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12-03-2012 | Mental health | Article

Brain volume differences may help predict bipolar disorder


Free abstract

MedWire News: Patients at ultra-high risk for psychosis who go on to develop the bipolar disorder show greater amygdala and insula volume reductions than ultra-high risk patients who remain well, say researchers.

Writing in Psychiatry Research: Neuroimaging, lead author Stephen Wood (University of Birmingham, UK) and team explain that "while disease-related neuroanatomical abnormalities have been identified in bipolar disorder, it remains unclear whether these abnormalities predate the onset of the illness."

To investigate, the team studied data from magnetic resonance imaging (MRI) brain scans of 22 young people, aged an average of 20 years, at ultra-high risk for psychosis and 11 age-, gender, and handedness-matched mentally healthy individuals (controls).

Among the patients in the ultra-high risk group, 11 subsequently developed bipolar disorder, at a median time to onset of 328 days, and 11 remained well over a follow up of at least 12 months.

Results from the MRI scans revealed no significant differences among the three groups regarding whole-brain, intracranial, hippocampal, and lateral ventricle volumes.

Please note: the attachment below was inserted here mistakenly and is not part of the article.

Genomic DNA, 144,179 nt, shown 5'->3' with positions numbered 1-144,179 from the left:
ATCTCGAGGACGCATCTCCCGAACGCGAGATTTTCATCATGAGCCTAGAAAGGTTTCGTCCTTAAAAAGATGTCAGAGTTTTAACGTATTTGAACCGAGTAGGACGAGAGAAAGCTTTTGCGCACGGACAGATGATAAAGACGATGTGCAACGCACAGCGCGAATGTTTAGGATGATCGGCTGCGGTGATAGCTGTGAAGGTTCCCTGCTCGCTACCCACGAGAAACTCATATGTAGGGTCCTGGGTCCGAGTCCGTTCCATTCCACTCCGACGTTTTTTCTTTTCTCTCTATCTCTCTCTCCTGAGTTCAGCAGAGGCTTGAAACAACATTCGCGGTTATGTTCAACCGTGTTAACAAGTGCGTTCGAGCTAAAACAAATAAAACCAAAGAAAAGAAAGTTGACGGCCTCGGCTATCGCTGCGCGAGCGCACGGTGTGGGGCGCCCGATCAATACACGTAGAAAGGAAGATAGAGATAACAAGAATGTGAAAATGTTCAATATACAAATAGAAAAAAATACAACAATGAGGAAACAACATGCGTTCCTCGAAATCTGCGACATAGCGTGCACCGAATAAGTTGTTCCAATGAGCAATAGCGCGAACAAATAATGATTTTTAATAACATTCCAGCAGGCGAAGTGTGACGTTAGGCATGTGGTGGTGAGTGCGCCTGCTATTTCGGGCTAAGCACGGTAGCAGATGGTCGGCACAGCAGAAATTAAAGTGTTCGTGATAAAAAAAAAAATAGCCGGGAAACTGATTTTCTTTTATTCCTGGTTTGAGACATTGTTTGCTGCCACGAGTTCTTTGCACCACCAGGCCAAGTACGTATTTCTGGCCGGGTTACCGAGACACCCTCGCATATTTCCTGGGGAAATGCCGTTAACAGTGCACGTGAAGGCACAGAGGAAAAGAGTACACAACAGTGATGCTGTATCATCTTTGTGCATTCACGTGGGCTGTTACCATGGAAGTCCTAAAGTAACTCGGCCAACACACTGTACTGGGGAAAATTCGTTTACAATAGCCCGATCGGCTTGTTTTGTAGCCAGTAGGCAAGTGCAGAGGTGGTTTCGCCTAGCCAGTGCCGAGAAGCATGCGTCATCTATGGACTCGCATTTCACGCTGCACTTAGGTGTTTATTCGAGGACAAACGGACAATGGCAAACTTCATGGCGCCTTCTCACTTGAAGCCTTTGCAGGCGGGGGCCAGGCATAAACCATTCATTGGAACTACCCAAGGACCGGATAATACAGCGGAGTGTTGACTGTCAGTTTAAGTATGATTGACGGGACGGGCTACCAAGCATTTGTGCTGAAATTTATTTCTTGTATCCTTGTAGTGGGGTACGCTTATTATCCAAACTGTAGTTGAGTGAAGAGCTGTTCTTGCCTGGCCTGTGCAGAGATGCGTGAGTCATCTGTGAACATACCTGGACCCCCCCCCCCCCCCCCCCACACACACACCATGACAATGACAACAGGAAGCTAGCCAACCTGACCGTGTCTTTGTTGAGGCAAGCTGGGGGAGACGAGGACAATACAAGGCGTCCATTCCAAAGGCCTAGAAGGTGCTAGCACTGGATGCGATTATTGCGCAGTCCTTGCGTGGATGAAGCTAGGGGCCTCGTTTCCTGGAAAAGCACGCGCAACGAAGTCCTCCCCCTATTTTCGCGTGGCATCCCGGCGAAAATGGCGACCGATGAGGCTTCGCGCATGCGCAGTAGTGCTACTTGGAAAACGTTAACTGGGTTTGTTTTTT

However, among the ultra-high risk group, those who subsequently developed bipolar disorder had smaller mean left and right amygdala volumes than those who remained well, at 1348 versus 1486 mm3, and 1267 versus 1517 mm3, respectively, after correction for intracranial volume.

Ultra-high risk patients who subsequently developed bipolar disorder also had, on average, smaller insula volumes than ultra-high risk patients who remained well.

Wood et al conclude: "Our cross-sectional data raise the possibility that MRI or other investigations could help to distinguish people with existing subthreshold psychotic symptoms who will subsequently develop bipolar disorder from those who will not, although at present it is too early to say whether MRI will prove to be usable as a diagnostic tool."

MedWire ( is an independent clinical news service provided by Springer Healthcare Limited. © Springer Healthcare Ltd; 2012

By Mark Cowen

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